A Necessary Evil? Patients’ Experiences Receiving Tube Feeding in Acute Care

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Abstract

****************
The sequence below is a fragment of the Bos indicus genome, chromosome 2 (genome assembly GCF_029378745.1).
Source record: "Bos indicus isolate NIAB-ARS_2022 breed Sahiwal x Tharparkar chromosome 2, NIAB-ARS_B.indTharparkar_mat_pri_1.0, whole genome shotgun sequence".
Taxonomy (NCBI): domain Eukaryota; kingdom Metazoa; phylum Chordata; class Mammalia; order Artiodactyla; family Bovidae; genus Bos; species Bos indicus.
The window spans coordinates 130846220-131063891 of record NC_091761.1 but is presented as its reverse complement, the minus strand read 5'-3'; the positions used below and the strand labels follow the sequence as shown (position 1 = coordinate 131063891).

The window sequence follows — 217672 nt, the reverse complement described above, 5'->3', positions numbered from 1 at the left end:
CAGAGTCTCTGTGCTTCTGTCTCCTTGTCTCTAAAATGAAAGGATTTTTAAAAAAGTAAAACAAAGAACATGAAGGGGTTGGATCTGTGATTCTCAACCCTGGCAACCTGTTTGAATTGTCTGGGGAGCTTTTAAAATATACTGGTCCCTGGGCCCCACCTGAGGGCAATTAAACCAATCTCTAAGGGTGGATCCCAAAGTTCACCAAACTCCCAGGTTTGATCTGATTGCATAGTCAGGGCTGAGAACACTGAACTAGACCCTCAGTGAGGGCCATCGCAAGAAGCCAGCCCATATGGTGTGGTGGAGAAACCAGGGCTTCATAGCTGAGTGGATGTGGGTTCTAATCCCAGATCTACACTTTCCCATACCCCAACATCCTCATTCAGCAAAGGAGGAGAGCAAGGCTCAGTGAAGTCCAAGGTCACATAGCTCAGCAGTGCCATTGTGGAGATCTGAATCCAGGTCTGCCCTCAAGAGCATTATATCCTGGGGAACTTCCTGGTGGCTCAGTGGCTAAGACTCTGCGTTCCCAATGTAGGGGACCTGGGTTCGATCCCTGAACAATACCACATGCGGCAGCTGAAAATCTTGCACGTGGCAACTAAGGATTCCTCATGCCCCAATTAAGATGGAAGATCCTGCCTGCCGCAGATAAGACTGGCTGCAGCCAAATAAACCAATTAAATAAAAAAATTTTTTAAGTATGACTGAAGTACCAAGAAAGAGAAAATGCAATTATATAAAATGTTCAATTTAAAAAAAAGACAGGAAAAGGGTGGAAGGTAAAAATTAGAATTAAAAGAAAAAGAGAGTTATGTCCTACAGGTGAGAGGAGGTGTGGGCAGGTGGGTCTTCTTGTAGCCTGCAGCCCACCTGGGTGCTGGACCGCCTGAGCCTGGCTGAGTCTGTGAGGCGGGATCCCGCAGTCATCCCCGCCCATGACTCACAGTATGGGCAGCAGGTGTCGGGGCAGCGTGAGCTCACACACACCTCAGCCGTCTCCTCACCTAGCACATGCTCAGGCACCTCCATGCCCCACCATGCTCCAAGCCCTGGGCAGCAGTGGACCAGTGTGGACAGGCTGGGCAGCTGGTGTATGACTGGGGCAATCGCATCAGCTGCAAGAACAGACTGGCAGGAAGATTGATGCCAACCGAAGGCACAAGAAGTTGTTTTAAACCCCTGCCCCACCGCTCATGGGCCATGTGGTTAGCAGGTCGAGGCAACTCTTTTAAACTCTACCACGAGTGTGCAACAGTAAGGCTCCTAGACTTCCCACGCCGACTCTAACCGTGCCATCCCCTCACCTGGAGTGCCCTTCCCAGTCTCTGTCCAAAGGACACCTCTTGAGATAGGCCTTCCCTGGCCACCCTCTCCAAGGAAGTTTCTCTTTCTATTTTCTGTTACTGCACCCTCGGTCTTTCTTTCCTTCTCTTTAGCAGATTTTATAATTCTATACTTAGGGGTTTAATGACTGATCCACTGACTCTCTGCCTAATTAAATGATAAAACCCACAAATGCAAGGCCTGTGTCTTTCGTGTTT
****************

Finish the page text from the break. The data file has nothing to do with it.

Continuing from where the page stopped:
Background: Tube feeding (TF) is frequently prescribed for adults admitted to acute care facilities to prevent or ameliorate malnutrition, yet little is known about patients’ needs and experiences with receiving this therapy. Patients’ perspectives regarding the factors influencing their experiences, as well as their information and support needs, are required to inform healthcare providers’ (HCPs’) patient-centered practices. Methods: Based on an interpretive description qualitative approach, 12 unstructured face-to-face interviews were conducted with participants admitted to acute care hospitals in Northwestern Ontario, Canada. Results: Analysis of data revealed variations in participants’ perceptions of the necessity for TF and the discomfort resulting from this therapy. Perceived necessity was influenced by interrelated themes: the meaning of TF (beyond necessity), the trust held in HCPs, and the resilience of participants in response to all that they were experiencing. Collectively, these findings are encompassed within the central theme, phrased as a question, about the experience of TF: “A necessary evil?” Participants’ answers to this question revealed the nature of their overall response throughout TF therapy (ie, indifferent, resistant, relieved, or tolerant). Conclusions: The range of perceptions and the complexity of patients’ experiences during TF revealed in the data can inform HCPs’ patient-centered approaches to TF care. Assessing and incorporating patients’ values, beliefs, needs, and goals into, and exploring their choices in, nutrition care planning can promote resilience in response to TF therapy. HCPs may then well enhance patients’ comfort and overall experience with TF therapy.

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